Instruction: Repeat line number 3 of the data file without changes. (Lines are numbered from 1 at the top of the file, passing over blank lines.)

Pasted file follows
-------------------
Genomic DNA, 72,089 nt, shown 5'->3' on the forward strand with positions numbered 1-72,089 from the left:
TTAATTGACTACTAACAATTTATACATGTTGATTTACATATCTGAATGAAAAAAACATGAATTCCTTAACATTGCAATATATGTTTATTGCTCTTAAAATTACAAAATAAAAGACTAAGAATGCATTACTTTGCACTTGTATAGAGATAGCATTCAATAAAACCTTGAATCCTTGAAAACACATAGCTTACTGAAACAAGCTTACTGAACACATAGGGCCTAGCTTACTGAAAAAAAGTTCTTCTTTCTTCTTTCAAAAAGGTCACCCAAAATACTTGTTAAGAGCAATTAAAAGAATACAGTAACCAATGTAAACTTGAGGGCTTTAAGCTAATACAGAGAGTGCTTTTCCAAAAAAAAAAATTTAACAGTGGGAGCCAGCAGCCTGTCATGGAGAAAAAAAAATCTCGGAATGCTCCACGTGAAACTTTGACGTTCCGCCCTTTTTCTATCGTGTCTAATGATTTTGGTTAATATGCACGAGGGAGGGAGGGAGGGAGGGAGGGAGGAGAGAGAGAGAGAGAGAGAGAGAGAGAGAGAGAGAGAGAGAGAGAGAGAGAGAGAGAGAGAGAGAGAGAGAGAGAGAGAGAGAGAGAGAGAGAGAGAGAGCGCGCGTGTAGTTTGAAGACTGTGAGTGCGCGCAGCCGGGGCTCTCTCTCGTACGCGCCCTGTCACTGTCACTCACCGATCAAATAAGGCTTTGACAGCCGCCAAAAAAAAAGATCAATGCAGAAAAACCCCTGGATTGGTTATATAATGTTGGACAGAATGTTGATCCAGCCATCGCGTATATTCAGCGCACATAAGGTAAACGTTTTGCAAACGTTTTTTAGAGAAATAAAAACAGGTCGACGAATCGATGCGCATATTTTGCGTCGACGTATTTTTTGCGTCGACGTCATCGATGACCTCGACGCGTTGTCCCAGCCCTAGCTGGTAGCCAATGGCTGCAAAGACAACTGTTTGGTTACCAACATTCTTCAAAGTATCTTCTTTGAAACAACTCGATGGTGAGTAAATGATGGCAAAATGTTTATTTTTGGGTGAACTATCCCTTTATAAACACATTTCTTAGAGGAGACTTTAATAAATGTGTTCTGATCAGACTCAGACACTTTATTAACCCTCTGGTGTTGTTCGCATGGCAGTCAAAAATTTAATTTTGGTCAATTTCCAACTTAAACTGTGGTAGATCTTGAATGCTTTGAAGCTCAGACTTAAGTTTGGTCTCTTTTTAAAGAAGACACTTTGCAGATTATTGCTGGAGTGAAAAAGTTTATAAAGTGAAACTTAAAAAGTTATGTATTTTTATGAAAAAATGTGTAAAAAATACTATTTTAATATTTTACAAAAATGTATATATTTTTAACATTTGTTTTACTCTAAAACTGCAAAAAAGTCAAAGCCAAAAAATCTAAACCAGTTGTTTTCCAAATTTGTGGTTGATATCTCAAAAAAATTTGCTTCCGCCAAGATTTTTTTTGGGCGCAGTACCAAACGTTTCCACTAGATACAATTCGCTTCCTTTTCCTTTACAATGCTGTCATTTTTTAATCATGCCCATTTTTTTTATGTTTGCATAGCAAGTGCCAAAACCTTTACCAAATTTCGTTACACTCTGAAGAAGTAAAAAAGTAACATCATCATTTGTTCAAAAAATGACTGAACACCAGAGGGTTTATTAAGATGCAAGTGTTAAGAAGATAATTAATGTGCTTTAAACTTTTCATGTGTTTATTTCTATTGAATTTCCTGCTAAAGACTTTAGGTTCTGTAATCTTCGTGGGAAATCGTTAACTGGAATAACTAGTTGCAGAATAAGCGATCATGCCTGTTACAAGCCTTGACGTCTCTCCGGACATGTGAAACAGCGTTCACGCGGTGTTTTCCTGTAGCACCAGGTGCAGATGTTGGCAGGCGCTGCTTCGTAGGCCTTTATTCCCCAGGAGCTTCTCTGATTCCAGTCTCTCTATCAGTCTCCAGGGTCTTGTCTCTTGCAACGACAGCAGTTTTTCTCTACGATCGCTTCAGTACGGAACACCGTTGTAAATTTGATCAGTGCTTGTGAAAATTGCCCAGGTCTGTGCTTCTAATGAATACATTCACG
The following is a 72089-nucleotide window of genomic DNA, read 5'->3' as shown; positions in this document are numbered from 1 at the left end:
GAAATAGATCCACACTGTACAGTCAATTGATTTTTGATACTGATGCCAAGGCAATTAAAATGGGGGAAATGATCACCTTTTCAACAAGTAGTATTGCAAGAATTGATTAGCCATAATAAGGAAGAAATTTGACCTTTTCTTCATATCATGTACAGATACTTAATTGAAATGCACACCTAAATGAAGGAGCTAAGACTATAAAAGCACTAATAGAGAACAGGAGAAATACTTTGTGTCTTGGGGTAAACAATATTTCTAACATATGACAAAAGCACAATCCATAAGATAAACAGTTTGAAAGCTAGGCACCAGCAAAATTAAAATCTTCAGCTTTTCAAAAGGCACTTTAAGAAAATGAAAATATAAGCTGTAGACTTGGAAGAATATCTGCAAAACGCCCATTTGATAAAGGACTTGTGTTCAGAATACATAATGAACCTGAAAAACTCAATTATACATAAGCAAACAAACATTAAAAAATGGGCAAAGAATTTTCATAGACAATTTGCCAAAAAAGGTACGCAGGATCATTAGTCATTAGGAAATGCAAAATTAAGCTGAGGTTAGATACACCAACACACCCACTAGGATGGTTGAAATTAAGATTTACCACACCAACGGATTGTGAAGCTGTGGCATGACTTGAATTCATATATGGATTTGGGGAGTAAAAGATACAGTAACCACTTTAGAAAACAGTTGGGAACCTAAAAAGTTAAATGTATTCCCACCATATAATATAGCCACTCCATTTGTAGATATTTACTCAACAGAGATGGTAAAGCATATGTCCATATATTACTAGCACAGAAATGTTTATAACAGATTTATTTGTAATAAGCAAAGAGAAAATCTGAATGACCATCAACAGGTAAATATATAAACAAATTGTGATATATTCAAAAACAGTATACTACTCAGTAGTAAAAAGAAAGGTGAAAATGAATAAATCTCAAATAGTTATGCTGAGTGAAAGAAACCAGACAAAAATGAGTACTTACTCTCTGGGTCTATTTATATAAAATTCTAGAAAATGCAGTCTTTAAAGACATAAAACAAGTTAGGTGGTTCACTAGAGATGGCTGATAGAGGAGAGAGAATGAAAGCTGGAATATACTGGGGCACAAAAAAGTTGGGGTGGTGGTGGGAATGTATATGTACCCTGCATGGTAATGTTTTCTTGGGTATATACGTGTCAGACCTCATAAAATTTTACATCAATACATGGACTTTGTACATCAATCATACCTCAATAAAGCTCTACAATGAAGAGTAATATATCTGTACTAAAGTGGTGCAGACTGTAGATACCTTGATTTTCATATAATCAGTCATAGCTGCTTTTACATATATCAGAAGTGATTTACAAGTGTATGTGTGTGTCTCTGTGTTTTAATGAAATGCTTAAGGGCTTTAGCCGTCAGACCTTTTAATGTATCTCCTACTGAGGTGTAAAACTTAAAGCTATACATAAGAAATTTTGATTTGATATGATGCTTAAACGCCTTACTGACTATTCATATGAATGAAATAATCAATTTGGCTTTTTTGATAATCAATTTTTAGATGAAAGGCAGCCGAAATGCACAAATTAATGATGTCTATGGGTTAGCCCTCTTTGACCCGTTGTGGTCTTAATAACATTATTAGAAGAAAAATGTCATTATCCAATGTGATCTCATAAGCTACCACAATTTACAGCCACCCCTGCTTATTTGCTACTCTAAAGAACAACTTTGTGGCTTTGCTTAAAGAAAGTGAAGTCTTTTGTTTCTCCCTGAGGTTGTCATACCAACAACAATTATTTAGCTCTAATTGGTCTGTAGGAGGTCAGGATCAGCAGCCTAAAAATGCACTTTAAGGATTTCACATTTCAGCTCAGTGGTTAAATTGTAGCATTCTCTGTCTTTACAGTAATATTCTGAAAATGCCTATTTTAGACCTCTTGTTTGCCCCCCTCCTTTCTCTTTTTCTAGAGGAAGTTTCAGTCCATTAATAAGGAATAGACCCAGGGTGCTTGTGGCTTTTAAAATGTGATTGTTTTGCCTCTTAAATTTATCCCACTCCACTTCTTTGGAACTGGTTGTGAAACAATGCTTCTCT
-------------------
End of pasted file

The following is a 72089-nucleotide window of genomic DNA, read 5'->3' as shown; positions in this document are numbered from 1 at the left end: